Edit: This post ended in a rant, in which I charged Arminians with theological squeamishness. At this point I am not sure whether to be sorry or not (i.e., whether any offense caused is proper or not), but, when I first posted it, I dreaded anyone seeing it. I do see what makes people squeamish in regard to this view of Hell. The same reasons, however, seem to me to allow the same squeamishness whether there is free will or not. Perhaps free will decreases it a small amount, but how much, really? I find Hell to be both horrendous and necessary. I can say that it is beautiful in how it shows God's justice, yet I still feel crushed by how much suffering there will be there. I do not think that it is wrong to feel both ways. Jesus wept for Jerusalem. Paul was willing to be damned if his kinsmen could then be saved (Romans 9:3). Hell is supposed to make you feel squeamish. More than that: it ought to induce a proper fear of God! Your squeamishness, and your fear, however, ought not lead you to question God's sovereignty over it.

Thursday, November 15, 2012

The Body of Christ

If my head is damaged, I may not be able to use my body as I once could. I may not be able to use language, or move my arm, as I used to. As it is, if I pick something up, it is the hand that does it, but it is me in that hand--without my willing it to move, it would not move. If I break my arm, it is not something wrong with me, per se, but with my arm. If I become paralyzed, it is not something wrong with my mind, usually, but with the connection between my head and my body. What happens to my head affects all of my body, and what happens to my body affects what my head does with my body.

We are the body of Christ, for we are all united to him, just as all the parts of the body are to the head. All that we do in him is his action, and all he has done is something that we, in a sense, share in--a soccer player kicks a ball into the air, and raises their arms in their happiness. The same power which raised Christ from the dead is the power which works in us. He who willed that the Church resist temptation in previous times is also he who wills every act the Church now does. The pain that the Church endures for Christ, it also endures by the power of the Spirit, and therefore in Christ. The Christ was crucified bodily on the cross in the first century, but, ever since then, his body, the Church, has been being in a sense crucified by the world. "Take up your cross..." The Christ who submitted his body to suffering to the end for our sakes now submits us to a kind of picture of that suffering, and endures it, which is to say that we endure it in him, for the joy set before him who is our joy, for the sake of those who are yet lost, that we might show how great the love of God is, and draw some to Christ. Thus Paul says, "Now I rejoice in my sufferings for your sake, and in my flesh I am filling up what is lacking in Christ’s afflictions for the sake of his body, that is, the church," Colossians 1:24.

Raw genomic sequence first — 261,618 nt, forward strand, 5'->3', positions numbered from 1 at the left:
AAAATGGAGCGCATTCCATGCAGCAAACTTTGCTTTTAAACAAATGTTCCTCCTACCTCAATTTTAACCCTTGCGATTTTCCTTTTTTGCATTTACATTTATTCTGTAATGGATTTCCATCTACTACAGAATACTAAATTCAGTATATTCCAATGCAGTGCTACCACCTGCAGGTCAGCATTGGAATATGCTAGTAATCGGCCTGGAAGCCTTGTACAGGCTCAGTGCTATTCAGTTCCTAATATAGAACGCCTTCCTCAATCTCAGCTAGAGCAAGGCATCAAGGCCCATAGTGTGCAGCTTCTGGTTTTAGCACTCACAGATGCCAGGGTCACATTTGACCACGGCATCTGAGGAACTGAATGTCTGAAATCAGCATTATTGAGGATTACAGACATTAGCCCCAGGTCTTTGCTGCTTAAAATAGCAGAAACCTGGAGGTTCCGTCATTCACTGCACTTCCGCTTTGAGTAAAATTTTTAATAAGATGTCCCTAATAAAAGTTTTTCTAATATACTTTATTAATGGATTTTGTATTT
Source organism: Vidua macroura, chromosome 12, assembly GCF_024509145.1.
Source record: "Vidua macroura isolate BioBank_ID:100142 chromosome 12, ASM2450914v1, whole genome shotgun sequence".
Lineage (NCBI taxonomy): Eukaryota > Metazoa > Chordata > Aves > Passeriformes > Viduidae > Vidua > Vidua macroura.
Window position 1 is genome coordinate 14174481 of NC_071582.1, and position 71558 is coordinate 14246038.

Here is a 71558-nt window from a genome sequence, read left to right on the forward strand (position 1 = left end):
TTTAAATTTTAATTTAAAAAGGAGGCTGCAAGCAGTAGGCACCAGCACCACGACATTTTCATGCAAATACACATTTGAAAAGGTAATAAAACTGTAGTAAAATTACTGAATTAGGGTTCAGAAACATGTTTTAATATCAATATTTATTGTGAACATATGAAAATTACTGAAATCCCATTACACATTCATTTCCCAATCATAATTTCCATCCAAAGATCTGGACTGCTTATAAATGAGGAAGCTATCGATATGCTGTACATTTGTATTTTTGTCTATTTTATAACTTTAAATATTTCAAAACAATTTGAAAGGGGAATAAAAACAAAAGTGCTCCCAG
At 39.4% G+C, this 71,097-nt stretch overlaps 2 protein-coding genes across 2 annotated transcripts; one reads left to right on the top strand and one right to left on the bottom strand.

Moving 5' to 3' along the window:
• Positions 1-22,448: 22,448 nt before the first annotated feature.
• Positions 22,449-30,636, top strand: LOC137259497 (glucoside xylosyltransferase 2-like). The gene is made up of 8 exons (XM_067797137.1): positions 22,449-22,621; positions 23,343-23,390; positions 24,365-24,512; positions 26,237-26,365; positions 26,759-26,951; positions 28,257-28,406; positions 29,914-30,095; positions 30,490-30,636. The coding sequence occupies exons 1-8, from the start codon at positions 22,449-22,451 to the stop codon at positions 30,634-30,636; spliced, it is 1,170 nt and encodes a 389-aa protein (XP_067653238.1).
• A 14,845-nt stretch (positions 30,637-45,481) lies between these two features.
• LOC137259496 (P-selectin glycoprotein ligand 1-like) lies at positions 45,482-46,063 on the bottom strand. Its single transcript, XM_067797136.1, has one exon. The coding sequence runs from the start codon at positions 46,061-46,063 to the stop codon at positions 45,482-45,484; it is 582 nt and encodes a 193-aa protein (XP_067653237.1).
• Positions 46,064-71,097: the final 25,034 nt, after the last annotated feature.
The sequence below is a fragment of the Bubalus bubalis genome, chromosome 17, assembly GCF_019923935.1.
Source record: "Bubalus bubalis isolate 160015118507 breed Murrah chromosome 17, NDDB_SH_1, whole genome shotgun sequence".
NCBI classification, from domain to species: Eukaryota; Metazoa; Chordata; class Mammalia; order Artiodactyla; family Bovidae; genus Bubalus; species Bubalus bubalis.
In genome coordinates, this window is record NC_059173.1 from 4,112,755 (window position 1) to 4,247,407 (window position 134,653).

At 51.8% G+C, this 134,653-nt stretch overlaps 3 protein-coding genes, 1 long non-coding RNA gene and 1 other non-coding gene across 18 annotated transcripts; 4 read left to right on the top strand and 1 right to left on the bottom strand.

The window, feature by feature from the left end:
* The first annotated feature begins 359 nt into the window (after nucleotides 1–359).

If the martyrs in ages past, and places far away, can endure suffering by the power of the Spirit, then what will stop us? It is that same power in us, to will and to work to his good pleasure--it is, indeed, a great cloud of witnesses. Yet, as when my foot hurts I sometimes hold it in my hands, and feel the sensation of pain in my mind, so the various members of the Church ought to feel the pain of their fellows. Just as Christ intercedes on our behalf, so should we on behalf of our fellows.